The wrinkles in Disney‘s ‘A Wrinkle In Time‘

This Sunday, March 18, I saw “#A Wrinkle In Time” with my girlfriend and my parents. She and I are avid moviegoers and my parents both loved the book. I purchased the book for my mother for Christmas, so we were all fairly anxious to see it. Here are my thoughts.

[Disclaimer: I am most certainly not a qualified movie critic, and this will definitely include some spoilers. Don‘t continue if you don‘t want to know a few things that happen in the movie. Don‘t say I didn‘t warn you.]

The good

“A Wrinkle In Time” is really a wonderful story. Here‘s a little bit of a synopsis, in case you‘re not at all familiar with the story.

Meg Murry and her brother Charles Wallace lost their father four years ago. Maybe he disappeared, maybe he left, who knows? But for Meg, it doesn‘t matter. She‘s lost without him. So when three celestial beings come to her and her brother, she (eventually) jumps at the chance to go with them to find her father, forgetting her own safety.

The story here is about family and love. Meg and Charles, and their new friend Calvin risk their lives for the slight chance they‘ll find Dr. Murry. They bound across the universe, and for Meg, it results in quite a bit of pain, both physically and emotionally. Before they even meet the three Mrs., as they are commonly referred to, however, Meg disappointedly asks her mother if she thinks her father will ever come back. Her mother advises her to never give up hope, even after all these years.

When the three heroes finally find Dr. Murry, who happens to be on the planet where all the evil in the universe is located, Meg‘s brother Charles Wallace falls prey to this evil, and it controls his mind. The only way to defeat the evil, both for Meg in the movie and for us in our everyday lives, is with love. She lists off all her faults to the now evil Charles Wallace and screams “But you love me anyway!” and eventually, it frees him. The clear message is that love, for yourself and for others, is the only way to defeat evil.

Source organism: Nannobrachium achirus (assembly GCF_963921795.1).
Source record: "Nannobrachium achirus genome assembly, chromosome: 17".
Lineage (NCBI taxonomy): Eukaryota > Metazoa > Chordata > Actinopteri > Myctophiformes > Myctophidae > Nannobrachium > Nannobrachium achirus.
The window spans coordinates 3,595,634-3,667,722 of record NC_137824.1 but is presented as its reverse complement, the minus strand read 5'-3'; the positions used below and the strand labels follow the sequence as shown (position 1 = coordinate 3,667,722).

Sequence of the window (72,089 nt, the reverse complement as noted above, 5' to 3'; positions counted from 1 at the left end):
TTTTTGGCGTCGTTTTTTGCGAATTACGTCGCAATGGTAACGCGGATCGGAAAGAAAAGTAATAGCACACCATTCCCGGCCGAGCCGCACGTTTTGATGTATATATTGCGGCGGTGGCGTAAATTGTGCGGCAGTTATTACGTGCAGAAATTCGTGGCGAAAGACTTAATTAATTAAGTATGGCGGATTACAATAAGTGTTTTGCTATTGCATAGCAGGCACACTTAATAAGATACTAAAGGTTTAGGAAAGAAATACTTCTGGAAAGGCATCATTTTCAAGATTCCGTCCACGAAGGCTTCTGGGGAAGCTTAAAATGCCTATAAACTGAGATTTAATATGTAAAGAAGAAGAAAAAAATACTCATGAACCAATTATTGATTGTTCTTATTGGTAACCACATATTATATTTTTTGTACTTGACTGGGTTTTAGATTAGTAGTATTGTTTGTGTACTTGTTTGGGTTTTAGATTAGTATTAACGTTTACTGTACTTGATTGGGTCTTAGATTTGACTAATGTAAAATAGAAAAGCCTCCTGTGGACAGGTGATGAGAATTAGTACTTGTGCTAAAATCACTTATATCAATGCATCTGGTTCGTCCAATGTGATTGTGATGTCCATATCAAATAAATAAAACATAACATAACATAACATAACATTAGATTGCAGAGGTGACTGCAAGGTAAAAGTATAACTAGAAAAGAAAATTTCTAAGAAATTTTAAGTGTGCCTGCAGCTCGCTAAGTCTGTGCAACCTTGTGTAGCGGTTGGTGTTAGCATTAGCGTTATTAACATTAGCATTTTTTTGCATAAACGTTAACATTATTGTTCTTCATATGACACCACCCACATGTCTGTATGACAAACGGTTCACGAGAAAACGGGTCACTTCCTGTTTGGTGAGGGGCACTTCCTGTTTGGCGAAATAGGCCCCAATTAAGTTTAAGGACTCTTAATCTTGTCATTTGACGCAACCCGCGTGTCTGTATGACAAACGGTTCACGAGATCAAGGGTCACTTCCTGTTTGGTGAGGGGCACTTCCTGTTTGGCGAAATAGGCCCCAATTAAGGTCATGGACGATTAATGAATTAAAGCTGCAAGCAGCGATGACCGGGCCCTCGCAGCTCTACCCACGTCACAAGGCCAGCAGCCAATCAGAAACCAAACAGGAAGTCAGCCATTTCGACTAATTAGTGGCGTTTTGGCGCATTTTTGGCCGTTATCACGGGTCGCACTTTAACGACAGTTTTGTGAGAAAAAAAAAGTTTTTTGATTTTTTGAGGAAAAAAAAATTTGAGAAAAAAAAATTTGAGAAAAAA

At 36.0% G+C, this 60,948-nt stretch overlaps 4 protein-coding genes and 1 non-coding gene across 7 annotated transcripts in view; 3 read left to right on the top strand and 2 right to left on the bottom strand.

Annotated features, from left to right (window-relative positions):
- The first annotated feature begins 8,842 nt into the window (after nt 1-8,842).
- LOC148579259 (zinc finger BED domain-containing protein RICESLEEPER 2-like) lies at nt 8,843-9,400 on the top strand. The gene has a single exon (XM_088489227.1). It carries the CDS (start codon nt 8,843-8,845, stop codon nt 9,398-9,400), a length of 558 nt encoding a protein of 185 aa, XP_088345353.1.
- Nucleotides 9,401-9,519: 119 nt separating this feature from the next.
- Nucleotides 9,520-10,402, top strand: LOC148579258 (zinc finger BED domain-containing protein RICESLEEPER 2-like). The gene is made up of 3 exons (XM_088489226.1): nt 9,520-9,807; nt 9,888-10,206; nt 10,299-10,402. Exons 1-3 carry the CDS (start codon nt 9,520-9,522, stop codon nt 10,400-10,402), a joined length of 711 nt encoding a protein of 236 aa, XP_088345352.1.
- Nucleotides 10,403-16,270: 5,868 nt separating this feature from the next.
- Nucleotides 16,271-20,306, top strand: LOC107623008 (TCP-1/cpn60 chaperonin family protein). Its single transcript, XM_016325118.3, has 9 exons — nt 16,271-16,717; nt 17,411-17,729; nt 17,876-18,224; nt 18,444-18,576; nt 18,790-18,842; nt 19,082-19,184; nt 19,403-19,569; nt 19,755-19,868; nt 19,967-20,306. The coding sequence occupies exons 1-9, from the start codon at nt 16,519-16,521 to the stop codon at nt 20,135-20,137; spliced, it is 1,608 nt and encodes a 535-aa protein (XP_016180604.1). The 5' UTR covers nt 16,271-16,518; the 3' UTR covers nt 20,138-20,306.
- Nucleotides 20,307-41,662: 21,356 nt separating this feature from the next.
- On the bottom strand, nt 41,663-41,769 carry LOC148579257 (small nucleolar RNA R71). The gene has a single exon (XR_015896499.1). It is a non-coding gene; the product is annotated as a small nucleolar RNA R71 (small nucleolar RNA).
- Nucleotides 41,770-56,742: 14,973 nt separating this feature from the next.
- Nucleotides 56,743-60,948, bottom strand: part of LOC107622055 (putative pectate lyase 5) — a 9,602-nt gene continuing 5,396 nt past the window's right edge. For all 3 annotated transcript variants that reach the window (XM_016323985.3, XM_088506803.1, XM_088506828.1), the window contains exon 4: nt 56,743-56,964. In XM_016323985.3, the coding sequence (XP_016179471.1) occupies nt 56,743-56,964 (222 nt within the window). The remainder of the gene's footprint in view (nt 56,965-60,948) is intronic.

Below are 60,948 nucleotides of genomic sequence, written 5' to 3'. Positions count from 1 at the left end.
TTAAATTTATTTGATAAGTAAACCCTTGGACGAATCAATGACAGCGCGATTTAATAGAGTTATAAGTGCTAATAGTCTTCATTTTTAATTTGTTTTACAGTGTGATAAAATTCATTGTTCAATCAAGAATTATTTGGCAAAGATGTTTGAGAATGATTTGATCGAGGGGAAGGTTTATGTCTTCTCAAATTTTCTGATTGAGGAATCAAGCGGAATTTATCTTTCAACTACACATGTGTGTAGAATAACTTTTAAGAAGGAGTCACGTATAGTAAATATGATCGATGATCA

The bad

For all the things “A Wrinkle In Time” did right, it accompanied them with mistakes aplenty. From a technical standpoint, the movie is sort of choppy. The scene changes are drastic and almost overdone. While the CGI usage, especially in the scenery, is astounding to look at, there is quite a bit, and it feels overwhelming. Being that I am, as stated before, not a movie critic, that‘s all I have to say about that.

Here is the part where the “books are better than movies” crowd gets their say.

I always say you should not read the books for movies because you‘ll just be disappointed that it doesn‘t turn out how you imagined. And I‘m still right. But, since I did read this book, even if it was seven years ago, I‘m going to put my original feelings aside and say it. You guys might be on to something. While the movie was good, it is a far cry from the book. The book is far more lengthy and detailed, while the movie tends to cut to the chase and move the story along rather quickly. The movie cut out quite a bit, and embellished some, too (Charles Wallace is adopted in the movie, but not the book, for example).

There were even some changes so drastic that I, someone who has not read this book in seven years and remembers almost nothing, noticed that they left things out. If you haven‘t read the book, then there really is no problem, although I do recommend reading it after you see it. But if you‘re like me, and you enjoyed the book as a child, you may find yourself feeling underwhelmed. As it stands on its own, its a magical and interesting story. Compared to the book, however, it is lackluster and unfulfilling.

The verdict

Obviously, “A Wrinkle In Time” has many flaws, even some that irked me. But I don‘t think that should deter moviegoers. The story is good, and has a very good moral, and isn‘t that what you want in a movie? Sorry, book fans, the differences aren‘t what should stop anyone from seeing it. If you enjoyed the book, go see it visualized. The cast is good and there‘s even a little bit of humor. There has been quite a lot of for its release, and so far, it seems to be .

A caution, however, is that you shouldn‘t go expecting it to be better than the book because as much as it hurts to say this, it‘s not that close. But the movie is good and has a lasting effect on viewers. After seeing it, I had a strong desire to go and read it again, and I hate reading books. #

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